If, as many pundits are predicting, the Supreme Court invalidates the individual mandate portion of the Affordable Care Act, the private market will likely be much quicker to implement draconian reactions than will Congress. That's a big problem, because Congress, which doesn't seem to be able to get anything of substance done these days, would be expected to fix the problem of guaranteed issue (that is, no excluding people for pre-existing conditions) coupled with the lack of a mandate.
Among the many cascading effects of such a ruling, the most immediate might be a huge increase in premiums, if insurers choose to remain in the market at all.
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"If you don't [fix that problem], overnight you'll immediately see premiums just go out of sight," says Paul Keckley, executive director of the Deloitte Center for Health Solutions.
That's because the only way the commercial market can accept the terms of the ACA, given the risk, is if there is a strong individual mandate. That is, if you increase the base of the insurance "pyramid" with large numbers of young, mostly healthy people, you can take more risk for people with substantial health problems at the top of the pyramid.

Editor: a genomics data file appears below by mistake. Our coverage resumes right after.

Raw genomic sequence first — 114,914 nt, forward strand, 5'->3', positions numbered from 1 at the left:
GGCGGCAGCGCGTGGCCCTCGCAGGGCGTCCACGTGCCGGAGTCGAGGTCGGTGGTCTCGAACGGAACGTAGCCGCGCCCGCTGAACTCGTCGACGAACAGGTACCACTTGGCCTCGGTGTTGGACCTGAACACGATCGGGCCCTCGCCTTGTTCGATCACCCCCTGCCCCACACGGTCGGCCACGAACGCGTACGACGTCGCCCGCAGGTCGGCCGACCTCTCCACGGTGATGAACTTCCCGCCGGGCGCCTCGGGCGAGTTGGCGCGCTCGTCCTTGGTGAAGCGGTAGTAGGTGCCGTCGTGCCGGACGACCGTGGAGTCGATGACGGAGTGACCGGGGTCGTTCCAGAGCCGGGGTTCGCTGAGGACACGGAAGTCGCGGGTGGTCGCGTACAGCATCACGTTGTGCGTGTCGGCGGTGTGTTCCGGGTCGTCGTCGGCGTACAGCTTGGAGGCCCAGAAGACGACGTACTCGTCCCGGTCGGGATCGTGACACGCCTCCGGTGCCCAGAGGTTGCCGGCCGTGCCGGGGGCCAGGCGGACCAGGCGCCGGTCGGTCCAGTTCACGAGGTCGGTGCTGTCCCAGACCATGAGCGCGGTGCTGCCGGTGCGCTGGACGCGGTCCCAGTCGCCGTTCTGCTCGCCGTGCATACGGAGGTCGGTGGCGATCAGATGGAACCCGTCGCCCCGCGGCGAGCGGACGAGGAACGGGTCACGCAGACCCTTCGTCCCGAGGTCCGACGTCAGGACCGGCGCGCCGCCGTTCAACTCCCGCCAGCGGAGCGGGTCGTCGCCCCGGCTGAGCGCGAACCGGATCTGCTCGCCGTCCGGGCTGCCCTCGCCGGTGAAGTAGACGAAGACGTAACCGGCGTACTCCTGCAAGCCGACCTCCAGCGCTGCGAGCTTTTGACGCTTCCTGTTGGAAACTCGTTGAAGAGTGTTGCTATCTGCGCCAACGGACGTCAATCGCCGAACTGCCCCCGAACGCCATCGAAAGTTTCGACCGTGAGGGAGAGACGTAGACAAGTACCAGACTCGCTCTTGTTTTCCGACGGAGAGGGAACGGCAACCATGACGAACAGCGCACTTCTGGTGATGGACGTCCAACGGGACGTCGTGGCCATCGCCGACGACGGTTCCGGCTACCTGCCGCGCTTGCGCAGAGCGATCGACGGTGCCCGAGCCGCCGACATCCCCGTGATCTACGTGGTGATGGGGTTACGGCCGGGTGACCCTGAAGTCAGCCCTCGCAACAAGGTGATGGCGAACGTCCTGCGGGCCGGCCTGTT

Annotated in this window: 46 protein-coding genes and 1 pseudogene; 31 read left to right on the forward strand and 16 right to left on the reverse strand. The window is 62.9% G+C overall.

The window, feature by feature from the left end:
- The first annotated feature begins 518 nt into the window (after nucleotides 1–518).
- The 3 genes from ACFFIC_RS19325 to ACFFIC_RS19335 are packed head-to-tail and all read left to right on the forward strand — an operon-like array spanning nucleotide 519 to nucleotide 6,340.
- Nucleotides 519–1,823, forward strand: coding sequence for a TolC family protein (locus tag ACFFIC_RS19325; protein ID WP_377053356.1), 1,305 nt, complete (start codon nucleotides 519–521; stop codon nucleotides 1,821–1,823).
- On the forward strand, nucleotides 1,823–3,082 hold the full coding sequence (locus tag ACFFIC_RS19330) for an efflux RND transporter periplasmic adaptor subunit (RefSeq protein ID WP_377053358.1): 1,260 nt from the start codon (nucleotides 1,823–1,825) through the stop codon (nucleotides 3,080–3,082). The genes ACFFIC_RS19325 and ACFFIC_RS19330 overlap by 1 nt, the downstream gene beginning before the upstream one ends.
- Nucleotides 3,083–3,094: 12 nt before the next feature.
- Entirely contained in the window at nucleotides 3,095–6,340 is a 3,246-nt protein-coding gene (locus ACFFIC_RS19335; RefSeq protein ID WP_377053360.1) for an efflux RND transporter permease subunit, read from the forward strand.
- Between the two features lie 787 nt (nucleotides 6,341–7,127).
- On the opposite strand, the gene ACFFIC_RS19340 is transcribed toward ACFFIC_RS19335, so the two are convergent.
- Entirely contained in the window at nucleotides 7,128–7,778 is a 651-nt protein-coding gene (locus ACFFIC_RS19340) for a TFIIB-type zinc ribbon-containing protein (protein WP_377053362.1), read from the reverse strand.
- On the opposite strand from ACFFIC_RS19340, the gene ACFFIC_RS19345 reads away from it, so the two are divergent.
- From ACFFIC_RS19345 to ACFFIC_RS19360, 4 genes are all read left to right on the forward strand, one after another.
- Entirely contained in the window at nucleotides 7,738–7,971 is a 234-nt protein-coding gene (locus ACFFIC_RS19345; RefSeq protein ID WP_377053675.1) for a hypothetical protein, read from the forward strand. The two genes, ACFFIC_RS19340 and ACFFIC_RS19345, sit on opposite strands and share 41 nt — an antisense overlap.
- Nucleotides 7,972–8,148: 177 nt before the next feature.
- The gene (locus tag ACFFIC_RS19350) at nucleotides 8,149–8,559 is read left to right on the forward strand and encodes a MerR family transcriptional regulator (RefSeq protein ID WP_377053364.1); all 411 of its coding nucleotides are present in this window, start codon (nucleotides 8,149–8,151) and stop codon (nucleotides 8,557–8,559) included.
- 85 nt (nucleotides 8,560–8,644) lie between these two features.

If the rest of the law is upheld, that means insurers can't make increases of more than 10% without federal approval, and can't charge a co-pay or deductible for preventive health. That might be a recipe for bankruptcies and major dislocations in insurance coverage, among other consequences, absent major and quick Congressional changes.
The first of those changes might happen sooner than you may think, and Congress has been anything but fast-moving in recent years.
"[Insurers] will say they can't operate under these terms," says Keckley. "They'll say that unless you let them dramatically increase premiums to cover this new level of risk, they're not in your market."